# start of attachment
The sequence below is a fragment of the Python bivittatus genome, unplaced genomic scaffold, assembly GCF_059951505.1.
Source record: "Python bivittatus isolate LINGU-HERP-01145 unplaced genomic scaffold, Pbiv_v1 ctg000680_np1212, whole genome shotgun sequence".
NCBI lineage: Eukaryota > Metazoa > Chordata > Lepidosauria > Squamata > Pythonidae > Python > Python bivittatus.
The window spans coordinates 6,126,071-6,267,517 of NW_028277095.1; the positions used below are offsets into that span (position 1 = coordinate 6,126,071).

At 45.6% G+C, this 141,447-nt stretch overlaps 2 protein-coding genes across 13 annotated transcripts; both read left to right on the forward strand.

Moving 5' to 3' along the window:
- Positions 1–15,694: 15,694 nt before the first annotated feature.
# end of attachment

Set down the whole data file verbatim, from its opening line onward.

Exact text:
The sequence below is a fragment of the Python bivittatus genome, unplaced genomic scaffold, assembly GCF_059951505.1.
Source record: "Python bivittatus isolate LINGU-HERP-01145 unplaced genomic scaffold, Pbiv_v1 ctg000680_np1212, whole genome shotgun sequence".
NCBI lineage: Eukaryota > Metazoa > Chordata > Lepidosauria > Squamata > Pythonidae > Python > Python bivittatus.
The window spans coordinates 6,126,071-6,267,517 of NW_028277095.1; the positions used below are offsets into that span (position 1 = coordinate 6,126,071).

At 45.6% G+C, this 141,447-nt stretch overlaps 2 protein-coding genes across 13 annotated transcripts; both read left to right on the forward strand.

Moving 5' to 3' along the window:
- Positions 1–15,694: 15,694 nt before the first annotated feature.